There is a mechanism to remap the shortcut to an unprintable character. The shortcut only works within a specific component and is only active when that component has focus. Users should be able to extend or disable time limits in content, unless that time limit is an essential part of an actual function, such as an auction. Users must be able to hide all blinking or scrolling functions. The only exception is true emergency alerts. No characteristic may flash more than three times in one second. A mechanism must exist to bypass duplicate content blocks.
All page titles should describe the topic and purpose of the page. When a page is navigated sequentially, the components should receive focus in the correct order when accessed by keyboard. Any multiple-input gesture has only one input alternative. When a feature is click-enabled, it must use one of the individual email list following accessibility features: The down click alone does not activate the function. There is an option to cancel or abort the click. Releasing the pointer button cancels the click. The only exception is when the function is designed to emulate a keyboard or numeric keypad.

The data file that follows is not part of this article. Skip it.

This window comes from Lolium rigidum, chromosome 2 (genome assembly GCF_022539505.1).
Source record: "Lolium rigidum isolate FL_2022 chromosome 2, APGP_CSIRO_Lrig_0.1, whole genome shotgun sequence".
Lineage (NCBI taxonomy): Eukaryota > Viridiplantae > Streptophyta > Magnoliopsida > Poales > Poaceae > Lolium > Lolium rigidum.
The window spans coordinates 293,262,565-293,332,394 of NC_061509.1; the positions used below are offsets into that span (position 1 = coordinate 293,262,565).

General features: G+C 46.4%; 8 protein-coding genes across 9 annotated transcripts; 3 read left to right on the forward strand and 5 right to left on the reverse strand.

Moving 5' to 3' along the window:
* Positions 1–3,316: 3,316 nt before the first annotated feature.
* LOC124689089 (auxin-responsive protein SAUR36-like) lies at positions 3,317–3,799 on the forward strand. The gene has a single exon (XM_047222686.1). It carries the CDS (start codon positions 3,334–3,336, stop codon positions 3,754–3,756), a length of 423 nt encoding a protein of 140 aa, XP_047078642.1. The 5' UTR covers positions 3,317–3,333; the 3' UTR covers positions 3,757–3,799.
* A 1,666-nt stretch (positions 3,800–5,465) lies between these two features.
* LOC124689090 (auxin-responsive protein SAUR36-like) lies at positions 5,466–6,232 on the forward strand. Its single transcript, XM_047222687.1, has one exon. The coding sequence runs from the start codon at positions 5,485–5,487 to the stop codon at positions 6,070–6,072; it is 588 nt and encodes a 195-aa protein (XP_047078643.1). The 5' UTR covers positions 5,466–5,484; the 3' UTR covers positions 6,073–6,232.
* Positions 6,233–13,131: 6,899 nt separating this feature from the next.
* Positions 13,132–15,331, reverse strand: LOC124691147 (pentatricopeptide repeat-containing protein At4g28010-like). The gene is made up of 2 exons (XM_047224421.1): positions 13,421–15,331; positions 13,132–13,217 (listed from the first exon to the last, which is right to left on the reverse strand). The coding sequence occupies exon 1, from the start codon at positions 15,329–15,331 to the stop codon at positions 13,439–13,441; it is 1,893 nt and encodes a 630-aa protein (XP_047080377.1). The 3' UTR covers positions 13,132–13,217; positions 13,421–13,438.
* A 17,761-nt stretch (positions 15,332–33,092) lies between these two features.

When a button includes text or images, the button name contains that name or describes the visual content of the button. Motion-activated functions must also be able to be activated via the user interface. The only exception is when movement is an essential part of the activity and the GUI cannot replicate the function. The default language of a Web page can be determined by programming. Buttons and other interactive components cannot change their purpose when they receive user focus. Changing user settings should not change the context of buttons or interactive elements.